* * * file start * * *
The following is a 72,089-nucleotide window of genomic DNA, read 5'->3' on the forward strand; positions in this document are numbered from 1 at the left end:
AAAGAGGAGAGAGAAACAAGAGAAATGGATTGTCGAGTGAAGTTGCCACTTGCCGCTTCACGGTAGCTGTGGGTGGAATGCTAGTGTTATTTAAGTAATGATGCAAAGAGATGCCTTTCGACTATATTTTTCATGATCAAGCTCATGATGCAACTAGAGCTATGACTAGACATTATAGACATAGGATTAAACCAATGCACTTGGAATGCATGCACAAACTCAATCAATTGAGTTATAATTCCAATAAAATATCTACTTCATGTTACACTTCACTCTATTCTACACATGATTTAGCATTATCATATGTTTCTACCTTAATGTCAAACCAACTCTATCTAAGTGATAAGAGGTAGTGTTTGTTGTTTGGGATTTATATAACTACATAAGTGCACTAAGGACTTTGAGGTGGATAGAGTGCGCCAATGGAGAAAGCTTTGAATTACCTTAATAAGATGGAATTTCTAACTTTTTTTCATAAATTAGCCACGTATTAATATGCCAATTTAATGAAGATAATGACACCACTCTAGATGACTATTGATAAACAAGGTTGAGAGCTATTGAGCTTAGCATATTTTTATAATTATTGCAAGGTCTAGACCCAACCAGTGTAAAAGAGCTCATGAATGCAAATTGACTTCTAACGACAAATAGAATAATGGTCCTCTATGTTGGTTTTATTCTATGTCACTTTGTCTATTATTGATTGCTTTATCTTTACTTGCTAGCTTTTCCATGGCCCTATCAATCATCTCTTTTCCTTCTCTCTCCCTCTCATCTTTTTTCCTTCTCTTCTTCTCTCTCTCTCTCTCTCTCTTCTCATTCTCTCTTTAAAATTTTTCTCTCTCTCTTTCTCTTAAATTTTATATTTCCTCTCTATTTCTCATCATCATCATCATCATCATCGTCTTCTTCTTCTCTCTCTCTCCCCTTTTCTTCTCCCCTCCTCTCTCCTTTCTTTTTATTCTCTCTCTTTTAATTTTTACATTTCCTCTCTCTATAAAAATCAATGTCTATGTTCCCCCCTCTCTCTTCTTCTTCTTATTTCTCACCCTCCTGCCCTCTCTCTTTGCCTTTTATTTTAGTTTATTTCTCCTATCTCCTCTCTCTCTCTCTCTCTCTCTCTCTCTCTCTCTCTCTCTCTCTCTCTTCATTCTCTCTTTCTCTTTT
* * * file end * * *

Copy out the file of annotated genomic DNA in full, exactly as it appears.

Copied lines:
The following is a 72,089-nucleotide window of genomic DNA, read 5'->3' on the forward strand; positions in this document are numbered from 1 at the left end:
AAAGAGGAGAGAGAAACAAGAGAAATGGATTGTCGAGTGAAGTTGCCACTTGCCGCTTCACGGTAGCTGTGGGTGGAATGCTAGTGTTATTTAAGTAATGATGCAAAGAGATGCCTTTCGACTATATTTTTCATGATCAAGCTCATGATGCAACTAGAGCTATGACTAGACATTATAGACATAGGATTAAACCAATGCACTTGGAATGCATGCACAAACTCAATCAATTGAGTTATAATTCCAATAAAATATCTACTTCATGTTACACTTCACTCTATTCTACACATGATTTAGCATTATCATATGTTTCTACCTTAATGTCAAACCAACTCTATCTAAGTGATAAGAGGTAGTGTTTGTTGTTTGGGATTTATATAACTACATAAGTGCACTAAGGACTTTGAGGTGGATAGAGTGCGCCAATGGAGAAAGCTTTGAATTACCTTAATAAGATGGAATTTCTAACTTTTTTTCATAAATTAGCCACGTATTAATATGCCAATTTAATGAAGATAATGACACCACTCTAGATGACTATTGATAAACAAGGTTGAGAGCTATTGAGCTTAGCATATTTTTATAATTATTGCAAGGTCTAGACCCAACCAGTGTAAAAGAGCTCATGAATGCAAATTGACTTCTAACGACAAATAGAATAATGGTCCTCTATGTTGGTTTTATTCTATGTCACTTTGTCTATTATTGATTGCTTTATCTTTACTTGCTAGCTTTTCCATGGCCCTATCAATCATCTCTTTTCCTTCTCTCTCCCTCTCATCTTTTTTCCTTCTCTTCTTCTCTCTCTCTCTCTCTCTCTTCTCATTCTCTCTTTAAAATTTTTCTCTCTCTCTTTCTCTTAAATTTTATATTTCCTCTCTATTTCTCATCATCATCATCATCATCATCGTCTTCTTCTTCTCTCTCTCTCCCCTTTTCTTCTCCCCTCCTCTCTCCTTTCTTTTTATTCTCTCTCTTTTAATTTTTACATTTCCTCTCTCTATAAAAATCAATGTCTATGTTCCCCCCTCTCTCTTCTTCTTCTTATTTCTCACCCTCCTGCCCTCTCTCTTTGCCTTTTATTTTAGTTTATTTCTCCTATCTCCTCTCTCTCTCTCTCTCTCTCTCTCTCTCTCTCTCTCTCTCTCTCTCTTCATTCTCTCTTTCTCTTTT